National Trust for Places of Historic Interest or Natural Beauty
The National Trust for Places of Historic Interest or Natural Beauty known as the National Trust, is an independent charity and membership organisation for environmental and heritage conservation in England and Northern Ireland. It is the largest membership organisation in the United Kingdom; the trust describes itself as "a charity that works to preserve and protect historic places and spaces—for for everyone". The trust was founded in 1895 and given statutory powers, starting with the National Trust Act 1907; the trust tended to focus on English country houses, which still make up the largest part of its holdings, but it protects historic landscapes such as in the Lake District, historic urban properties, nature reserves. In Scotland, there is an independent National Trust for Scotland; the Trust has special powers to prevent land being sold off or mortgaged, although this can be over-ridden by Parliament. The National Trust has been the beneficiary of bequests, it owns over 350 heritage properties, which includes many historic houses and gardens, industrial monuments, social history sites.
Most of these are open to the public for a charge. Others are leased, on terms; the Trust is one of the largest landowners in the United Kingdom, owning over 247,000 hectares of land, including many characteristic sites of natural beauty, most of which are open to the public free of charge. The Trust, one of the largest UK charities financially, is funded by membership subscriptions, entrance fees and revenue from gift shops and restaurants within its properties, it has been accused of focusing too much on country estates, in recent years, the trust has sought to broaden its activities by acquiring historic properties such as former mills, early factories and the childhood homes of Paul McCartney and John Lennon. In 2015, the trust undertook a governance review to mark the 10th anniversary of the current governance structure; the review led to the downsizing of the limitation of tenure to two terms. The National Trust was incorporated in 1895 as an "association not for profit" under the Companies Acts 1862–90, in which the liability of its members was limited by guarantee.
It was incorporated by six separate Acts of Parliament: The National Trust Acts 1907, 1919, 1937, 1939, 1953, 1971. It is a charitable organisation registered under the Charities Act 2006, its formal purpose is: The trust was founded on 12 January 1895 by Octavia Hill, Sir Robert Hunter and Hardwicke Rawnsley, prompted in part by the earlier success of Charles Eliot and the Kyrle Society. In the early days, the trust was concerned with protecting open spaces and a variety of threatened buildings; the trust's first nature reserve was Wicken Fen, its first archaeological monument was White Barrow. The trust has been the beneficiary of numerous donations of money. From 1924 to 1931, the trust's chairman was John Bailey, of whom The Times said in 1931, "The strong position which the National Trust now occupies is due to him, it will never be known how many generous gifts of rural beauty and historic interest the nation owes, directly or indirectly, to his persuasive enthusiasm." At the same time, a group of anonymous philanthropists set up the Ferguson's Gang.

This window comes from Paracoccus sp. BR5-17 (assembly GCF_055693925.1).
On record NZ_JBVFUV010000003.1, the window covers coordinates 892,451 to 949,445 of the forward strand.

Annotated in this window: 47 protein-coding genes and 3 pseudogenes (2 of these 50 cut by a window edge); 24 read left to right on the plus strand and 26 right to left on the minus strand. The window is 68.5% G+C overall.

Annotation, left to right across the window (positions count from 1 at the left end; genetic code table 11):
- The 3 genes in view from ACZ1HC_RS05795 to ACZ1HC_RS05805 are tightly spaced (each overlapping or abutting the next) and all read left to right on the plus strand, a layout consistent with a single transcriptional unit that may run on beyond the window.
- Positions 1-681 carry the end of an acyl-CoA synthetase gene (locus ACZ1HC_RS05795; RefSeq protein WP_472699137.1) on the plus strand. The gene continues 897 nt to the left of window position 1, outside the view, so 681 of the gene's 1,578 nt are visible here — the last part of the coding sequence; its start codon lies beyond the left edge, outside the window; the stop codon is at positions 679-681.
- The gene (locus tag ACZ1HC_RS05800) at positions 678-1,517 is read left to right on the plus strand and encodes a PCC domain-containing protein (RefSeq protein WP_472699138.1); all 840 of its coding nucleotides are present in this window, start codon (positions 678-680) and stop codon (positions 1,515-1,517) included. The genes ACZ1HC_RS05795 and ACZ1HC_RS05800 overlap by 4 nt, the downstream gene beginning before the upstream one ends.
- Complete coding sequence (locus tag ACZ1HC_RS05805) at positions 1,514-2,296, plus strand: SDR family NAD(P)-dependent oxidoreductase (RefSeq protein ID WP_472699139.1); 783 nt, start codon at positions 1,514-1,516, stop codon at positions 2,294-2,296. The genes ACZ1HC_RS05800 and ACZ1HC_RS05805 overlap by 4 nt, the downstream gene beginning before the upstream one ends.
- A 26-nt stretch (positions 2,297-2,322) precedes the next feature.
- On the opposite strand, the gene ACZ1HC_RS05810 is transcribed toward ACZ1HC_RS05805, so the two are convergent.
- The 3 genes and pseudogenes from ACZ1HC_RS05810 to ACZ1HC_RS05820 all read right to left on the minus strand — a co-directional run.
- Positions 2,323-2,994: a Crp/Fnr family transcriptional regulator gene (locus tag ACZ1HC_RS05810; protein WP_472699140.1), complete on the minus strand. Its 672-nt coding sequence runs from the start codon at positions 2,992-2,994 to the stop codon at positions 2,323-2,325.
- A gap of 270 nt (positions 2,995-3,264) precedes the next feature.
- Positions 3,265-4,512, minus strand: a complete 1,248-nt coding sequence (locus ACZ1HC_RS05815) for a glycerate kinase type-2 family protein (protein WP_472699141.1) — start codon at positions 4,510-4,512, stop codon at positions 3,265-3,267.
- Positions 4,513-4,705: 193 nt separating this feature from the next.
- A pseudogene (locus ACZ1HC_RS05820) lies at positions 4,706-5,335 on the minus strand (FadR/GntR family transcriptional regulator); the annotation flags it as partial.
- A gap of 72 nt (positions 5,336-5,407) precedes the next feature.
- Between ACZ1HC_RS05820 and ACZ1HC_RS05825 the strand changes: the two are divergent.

The focus on country houses and gardens, which now comprise the majority of its most visited properties, came about in the mid 20th century when the private owners of many of the properties were no longer able to afford to maintain them. Many were donated to the trust in lieu of death duties; the diarist James Lees-Milne is credited with playing a central role in the main phase of the trust's country house acquisition programme, though he was in fact an employee of the trust, was carrying through policies decided by its governing body. Sir Jack Boles, Director General of the Trust between 1975 and 1983, oversaw the acquisition of Wimpole Hall, Canons Ashby and Kingston Lacy; the last is a notable asset as it comprises an art collection, Corfe Castle, Studland Bay, Badbury Rings and a host of commercial and domestic buildings and land. One of the biggest crises in the trust's history erupted at the 1967 annual general meeting, when the leadership of the trust was accused of being out of touch and placing too much emphasis on conserving country houses.
In response, the council asked Sir Henry Benson to chair an advisory committee to review the structure of the trust. Following the publication of the Benson Report in 1968, much of the administration of the trust was devolved to the regions. In the 1990s, a dispute over whether deer hunting should be permitted on National Trust land caused bitter disputes within the organisation, was the subject of much debate at annual general meetings, but it did little to slow the growth in its membership numbers. In 2005, the trust moved to a new head office in Wiltshire; the building was constructed on an abandoned railway yard, is intended as a model of brownfield renewal. It is named Heelis, taken from the married name of children's author Beatrix Potter, a huge supporter of, donor to, the trust, which now owns the land she owned in Cumbria; the trust is an independent charity rather than a government institution. Historic England and